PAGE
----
Tennessee AG Takes Bold Steps Against Meta for Child Safety

AG Skrmetti confronts Meta over child exploitation and account security.

In a determined push to enhance child safety online, Tennessee Attorney General Jonathan Skrmetti has spearheaded actions against social media giant Meta Platforms, Inc., during National Consumer Protection Week. Highlighting his commitment to safeguarding Tennessee’s children and consumers, AG Skrmetti has positioned himself at the forefront of the legal battle against irresponsible digital practices.

On March 4, AG Skrmetti, alongside a coalition of 27 state attorneys general, took a decisive step by sending a letter to Meta, the parent company of Instagram, demanding an immediate cessation of the monetization of child exploitation content. This move came in response to distressing media reports that unveiled how Instagram’s “parent-managed minor accounts” were being exploited for profit, with images of children in “pin-up style” being sold to subscribers displaying a clear sexual interest in minors. Furthermore, it was revealed that Meta had been promoting subscriptions to child-modeling content among users with a predilection for child exploitation, a revelation that has shocked the public and officials alike.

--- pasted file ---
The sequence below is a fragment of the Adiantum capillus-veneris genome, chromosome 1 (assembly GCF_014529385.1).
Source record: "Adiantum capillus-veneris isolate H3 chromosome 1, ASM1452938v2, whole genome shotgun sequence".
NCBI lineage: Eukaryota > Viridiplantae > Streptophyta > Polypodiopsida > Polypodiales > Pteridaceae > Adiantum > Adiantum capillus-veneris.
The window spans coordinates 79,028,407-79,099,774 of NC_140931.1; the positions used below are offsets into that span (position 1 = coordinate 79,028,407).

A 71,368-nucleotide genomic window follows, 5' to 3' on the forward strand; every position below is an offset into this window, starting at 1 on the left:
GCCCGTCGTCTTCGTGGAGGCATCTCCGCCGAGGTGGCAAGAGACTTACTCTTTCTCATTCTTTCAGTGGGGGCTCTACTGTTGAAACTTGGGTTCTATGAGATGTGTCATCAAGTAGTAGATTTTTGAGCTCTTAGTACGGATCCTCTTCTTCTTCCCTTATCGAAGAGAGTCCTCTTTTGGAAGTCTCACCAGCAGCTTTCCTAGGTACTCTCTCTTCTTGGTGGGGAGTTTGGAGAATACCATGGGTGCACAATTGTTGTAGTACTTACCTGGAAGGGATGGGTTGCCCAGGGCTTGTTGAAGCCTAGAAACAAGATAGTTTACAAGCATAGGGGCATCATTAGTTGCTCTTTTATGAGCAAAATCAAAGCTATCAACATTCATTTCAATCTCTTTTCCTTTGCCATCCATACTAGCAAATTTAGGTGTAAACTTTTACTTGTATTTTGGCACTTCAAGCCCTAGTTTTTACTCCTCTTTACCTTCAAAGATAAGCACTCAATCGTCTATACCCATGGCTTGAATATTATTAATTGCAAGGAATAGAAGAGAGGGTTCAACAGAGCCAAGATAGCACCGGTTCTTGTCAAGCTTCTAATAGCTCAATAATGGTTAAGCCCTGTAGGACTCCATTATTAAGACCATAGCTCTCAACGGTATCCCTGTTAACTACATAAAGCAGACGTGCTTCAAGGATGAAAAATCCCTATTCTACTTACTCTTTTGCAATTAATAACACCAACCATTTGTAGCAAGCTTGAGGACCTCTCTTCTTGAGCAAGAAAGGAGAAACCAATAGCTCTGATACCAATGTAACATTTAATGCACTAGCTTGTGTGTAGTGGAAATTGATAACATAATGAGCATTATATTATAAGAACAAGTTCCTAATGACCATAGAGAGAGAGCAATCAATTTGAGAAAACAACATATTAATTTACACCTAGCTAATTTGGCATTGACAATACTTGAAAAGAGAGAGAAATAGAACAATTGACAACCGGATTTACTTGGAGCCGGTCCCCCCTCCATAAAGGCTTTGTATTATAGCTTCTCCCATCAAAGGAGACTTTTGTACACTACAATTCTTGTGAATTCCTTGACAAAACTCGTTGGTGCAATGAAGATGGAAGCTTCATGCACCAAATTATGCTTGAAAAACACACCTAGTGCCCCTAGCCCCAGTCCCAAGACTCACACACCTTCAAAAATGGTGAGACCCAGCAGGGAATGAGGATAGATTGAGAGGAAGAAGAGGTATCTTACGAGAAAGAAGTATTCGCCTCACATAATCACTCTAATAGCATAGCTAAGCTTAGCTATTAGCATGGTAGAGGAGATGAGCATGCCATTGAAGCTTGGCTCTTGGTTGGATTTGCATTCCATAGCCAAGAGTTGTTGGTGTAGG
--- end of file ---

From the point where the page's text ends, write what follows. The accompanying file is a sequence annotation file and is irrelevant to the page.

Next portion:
The following day, March 5, saw AG Skrmetti joining forces with a bipartisan group of 41 attorneys general in addressing another grave concern: the surge in account takeovers on Facebook and Instagram. These account takeovers involve unauthorized access and control over a user’s account by scammers, resulting in the original user being locked out. The coalition urged Meta to conduct a comprehensive review of its data security measures to prevent such breaches and protect users from being victimized by these fraudulent activities.

These concerted efforts follow a lawsuit filed by AG Skrmetti in October 2023, accusing Meta of causing mental health harm to young users through its Instagram platform. This legal action underscores a growing concern over the impact of social media on the mental well-being of children and teenagers.

AG Skrmetti’s actions during National Consumer Protection Week signify a robust stance against big tech companies that fail to protect the most vulnerable. By holding Meta accountable, Tennessee is leading the charge in ensuring a safer digital environment for children and consumers alike. Residents who have experienced the negative effects of social media on children are encouraged to share their stories with the Tennessee Attorney General’s Division of Consumer Affairs, as part of a broader initiative to address and mitigate these concerns.

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